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LIVE REPORT: Flying Lotus, Troxy
Paul Tucker , November 22nd, 2012 04:32

Last Friday in London, Steven Ellison's new audiovisual show took Paul Tucker's brain to another dimension. Photos courtesy of Simon Parry

There's a dank odour in the Friday night air of this corner - and you do feel a little cornered - of East London as we descend the steps from Limehouse Station onto Commercial Road. Fluorescent light emerges from the windows of the late-night off licences that break up the lines of shuttered shop fronts and plywood-boarded windows. A few hundred yards down the road from Limehouse Station, The Troxy sticks out like a manicured finger in a box of sore thumbs. If the rest of the area bears the scars of slow decline since the 30s, inside The Troxy it feels like it still is the 30s. The dinner-jazz aesthetic, combined with the venue's surreal presence amid such crusty surroundings, makes for an apt location to mark the release of Steven Ellison's latest flight of fantasy, Until the Quiet Comes.

Before that happens, FlyLo collaborator and tonight's main support act Thundercat (aka Stephen Bruner) is imploring the crowd to make more noise, which they would if two thirds of them weren't still queuing out of the Troxy's glitzy front entrance. That so many people miss Bruner's set is a shame. Arriving onstage in a thickly draped crimson scarf and a golden tabard with ludicrously flared-shoulders, Bruner looks every bit the eighties, parallel-universe, cartoon hero;  more Master of the Universe than Thundercat perhaps, but that will certainly do.

Managing to incorporate two layers of rhythm and lead into his own basslines, Bruner (accompanied by drums and keys) is a far more impressive proposition than any of those trashy drums-and-guitar bands that decided they could do without four strings cluttering their low end. More than just displaying the technique that has earned him gigs with both Stanley Clarke and Suicidal Tendencies – it's surprising to know that Bruner is a full time member of the veteran thrash band – this is a funky, soulful and immersive set from the man whose groove underpins much of Ellison's cosmic venturing.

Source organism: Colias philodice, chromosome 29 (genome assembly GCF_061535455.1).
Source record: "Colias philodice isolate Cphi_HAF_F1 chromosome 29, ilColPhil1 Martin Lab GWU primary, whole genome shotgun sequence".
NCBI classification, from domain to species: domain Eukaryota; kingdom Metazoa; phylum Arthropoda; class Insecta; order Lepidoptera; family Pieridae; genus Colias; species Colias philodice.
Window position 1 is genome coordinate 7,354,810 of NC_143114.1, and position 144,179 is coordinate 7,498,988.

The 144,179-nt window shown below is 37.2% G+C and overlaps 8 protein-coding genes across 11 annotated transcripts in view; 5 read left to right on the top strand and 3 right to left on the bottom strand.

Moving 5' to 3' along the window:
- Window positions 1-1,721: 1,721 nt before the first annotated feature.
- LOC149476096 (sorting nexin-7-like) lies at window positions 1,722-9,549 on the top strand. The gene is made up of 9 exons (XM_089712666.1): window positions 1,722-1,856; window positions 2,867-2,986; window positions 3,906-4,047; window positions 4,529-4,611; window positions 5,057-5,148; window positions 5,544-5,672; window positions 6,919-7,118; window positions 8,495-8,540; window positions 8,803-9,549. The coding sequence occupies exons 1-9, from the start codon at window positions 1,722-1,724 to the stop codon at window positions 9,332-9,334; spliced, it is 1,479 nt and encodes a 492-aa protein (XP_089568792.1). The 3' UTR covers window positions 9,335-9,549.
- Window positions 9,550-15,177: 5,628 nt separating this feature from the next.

And then, as the queues continue to filter in, not much happens for a while. Those outside wonder what's keeping them there, while those inside are left hoping; hoping that FlyLo appears onstage soon otherwise these drugs are going to have been a waste of time, and what's with the decks being hidden behind a big white screen?

Eventually, half an hour late and after one false start, Ellison arrives, points a forefinger to the sky and shouts "LUNDUUUUN!" (as he will do periodically over the next hour and a half) while summoning the first rumblings of monstrous bass from the equipment in front of him. Instantly, attention is drawn to that big white screen, or rather screens, which have come to life. It's a relatively simple setup – two screens display images projected from the front and rear of The Troxy's stage, while Ellison works in the shallow space in between. The animations –  developed by FlyLo associates Strangeloop and Timeboy (of course that's what they're called) – shapeshift constantly, morphing between marching, Kraftwerkesque robots, multicoloured Jackson Pollock splashes, throbbing neon orbs. It's all stunningly well executed.

Even as individual layers, the two screens generate a three-dimensional existence of their own, separated by Ellison, who exists as a further 3D presence in between. The result is a collage of three (and bear with me here) simultaneous, three-dimensional fields that both exist independently of each other and bleed into one another. At its simplest, the effect is of Ellison trapped inside a giant, hi-definition screensaver. At its most elaborate it becomes a truly mind-blowing audiovisual experience, even for those with a journalistic responsibility to refrain from being quite as fucked as the majority of those present tonight. If anyone is having a bad time, it's the photographers huddled in front of the stage, who are presumably wondering what to focus on, and how.

Musically, Ellison possesses the wizardry to hold his own amid the visual show; in fact he is sonically as well as physically at the centre of everything that happens onstage. Bass throbs feed laser pulses, thinner musical textures are echoed by clarity onscreen. And all of it feeds the mass of grinding, bouncing and gurning figures that bathe in Ellison's glow. Ellison, despite bigging up the new album a handful of times throughout the evening, spreads his own material fairly sparsely between other tracks and samples. However, it is worth bearing in mind that, such is his lust for sonic playfulness, stepping onstage to simply play a succession of his own album tracks would be completely at odds with the spirit in which those albums were created in the first place. Far better to cut and splice, to form a kinetic, sonic landscape that will do those visuals justice.

When the album tracks do arrive, they do so as expansive, multilayered projections in their own right, bursts of transcendent sound that have found their way out of Ellison's basement studio and now crackle and boom in the air. And who's to complain, as we stumble back out onto Commercial Road to catch the first available night bus out of there, if among the evening's spectacle we were also graced with cut-up, percussive transformations of 'Baba O'Riley' and The Beastie Boys' 'Intergalactic'?

Another Dimension indeed.

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